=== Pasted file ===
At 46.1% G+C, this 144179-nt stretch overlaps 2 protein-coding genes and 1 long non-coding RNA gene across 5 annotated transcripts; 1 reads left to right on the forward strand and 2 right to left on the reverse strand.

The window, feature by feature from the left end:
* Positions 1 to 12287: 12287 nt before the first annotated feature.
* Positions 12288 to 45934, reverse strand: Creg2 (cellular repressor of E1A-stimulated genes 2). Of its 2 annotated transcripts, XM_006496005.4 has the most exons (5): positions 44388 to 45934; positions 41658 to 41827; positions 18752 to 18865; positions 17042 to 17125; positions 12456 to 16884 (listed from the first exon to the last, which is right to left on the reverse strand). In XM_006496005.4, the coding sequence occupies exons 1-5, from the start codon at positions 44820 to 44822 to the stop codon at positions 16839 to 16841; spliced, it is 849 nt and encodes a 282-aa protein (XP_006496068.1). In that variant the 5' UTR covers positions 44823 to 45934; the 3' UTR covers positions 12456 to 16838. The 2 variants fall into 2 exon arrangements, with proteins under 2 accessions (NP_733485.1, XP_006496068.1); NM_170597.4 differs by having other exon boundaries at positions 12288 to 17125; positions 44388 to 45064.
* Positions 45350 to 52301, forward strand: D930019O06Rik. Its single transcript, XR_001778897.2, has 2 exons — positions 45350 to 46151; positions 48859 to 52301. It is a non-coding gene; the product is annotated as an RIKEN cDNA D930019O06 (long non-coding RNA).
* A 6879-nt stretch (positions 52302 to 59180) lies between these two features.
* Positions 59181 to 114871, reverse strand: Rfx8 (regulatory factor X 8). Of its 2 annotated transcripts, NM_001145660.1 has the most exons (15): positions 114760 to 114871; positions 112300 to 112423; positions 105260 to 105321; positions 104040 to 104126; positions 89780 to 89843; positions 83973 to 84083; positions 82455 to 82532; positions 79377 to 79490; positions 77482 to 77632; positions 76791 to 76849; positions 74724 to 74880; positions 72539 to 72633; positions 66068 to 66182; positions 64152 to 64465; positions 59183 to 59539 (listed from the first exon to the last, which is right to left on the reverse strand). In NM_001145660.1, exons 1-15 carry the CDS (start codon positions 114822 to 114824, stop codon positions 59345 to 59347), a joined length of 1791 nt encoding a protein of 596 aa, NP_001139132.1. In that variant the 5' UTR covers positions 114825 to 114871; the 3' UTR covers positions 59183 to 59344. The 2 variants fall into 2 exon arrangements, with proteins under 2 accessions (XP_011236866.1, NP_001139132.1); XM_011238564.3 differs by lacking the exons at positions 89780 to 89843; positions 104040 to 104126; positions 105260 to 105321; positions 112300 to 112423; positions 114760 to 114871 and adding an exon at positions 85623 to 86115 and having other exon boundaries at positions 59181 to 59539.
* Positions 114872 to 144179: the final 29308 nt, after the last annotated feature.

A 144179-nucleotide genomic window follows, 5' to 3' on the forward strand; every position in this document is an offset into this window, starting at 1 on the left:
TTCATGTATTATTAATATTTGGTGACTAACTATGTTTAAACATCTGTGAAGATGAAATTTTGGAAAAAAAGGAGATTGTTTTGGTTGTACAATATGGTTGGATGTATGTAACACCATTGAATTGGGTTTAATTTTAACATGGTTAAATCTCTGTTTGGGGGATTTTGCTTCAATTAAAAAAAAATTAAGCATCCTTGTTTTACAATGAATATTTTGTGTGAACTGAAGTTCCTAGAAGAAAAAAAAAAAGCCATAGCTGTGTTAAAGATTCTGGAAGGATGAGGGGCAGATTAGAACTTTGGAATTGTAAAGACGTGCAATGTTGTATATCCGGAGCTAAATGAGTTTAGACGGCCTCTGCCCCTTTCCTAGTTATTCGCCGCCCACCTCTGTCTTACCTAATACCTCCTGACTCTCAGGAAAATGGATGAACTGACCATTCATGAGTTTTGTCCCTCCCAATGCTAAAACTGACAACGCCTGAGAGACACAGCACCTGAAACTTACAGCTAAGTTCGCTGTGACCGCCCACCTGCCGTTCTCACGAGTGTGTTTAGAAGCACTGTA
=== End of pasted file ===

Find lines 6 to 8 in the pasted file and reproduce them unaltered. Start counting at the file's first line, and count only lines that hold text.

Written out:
* A 6879-nt stretch (positions 52302 to 59180) lies between these two features.
* Positions 59181 to 114871, reverse strand: Rfx8 (regulatory factor X 8). Of its 2 annotated transcripts, NM_001145660.1 has the most exons (15): positions 114760 to 114871; positions 112300 to 112423; positions 105260 to 105321; positions 104040 to 104126; positions 89780 to 89843; positions 83973 to 84083; positions 82455 to 82532; positions 79377 to 79490; positions 77482 to 77632; positions 76791 to 76849; positions 74724 to 74880; positions 72539 to 72633; positions 66068 to 66182; positions 64152 to 64465; positions 59183 to 59539 (listed from the first exon to the last, which is right to left on the reverse strand). In NM_001145660.1, exons 1-15 carry the CDS (start codon positions 114822 to 114824, stop codon positions 59345 to 59347), a joined length of 1791 nt encoding a protein of 596 aa, NP_001139132.1. In that variant the 5' UTR covers positions 114825 to 114871; the 3' UTR covers positions 59183 to 59344. The 2 variants fall into 2 exon arrangements, with proteins under 2 accessions (XP_011236866.1, NP_001139132.1); XM_011238564.3 differs by lacking the exons at positions 89780 to 89843; positions 104040 to 104126; positions 105260 to 105321; positions 112300 to 112423; positions 114760 to 114871 and adding an exon at positions 85623 to 86115 and having other exon boundaries at positions 59181 to 59539.
* Positions 114872 to 144179: the final 29308 nt, after the last annotated feature.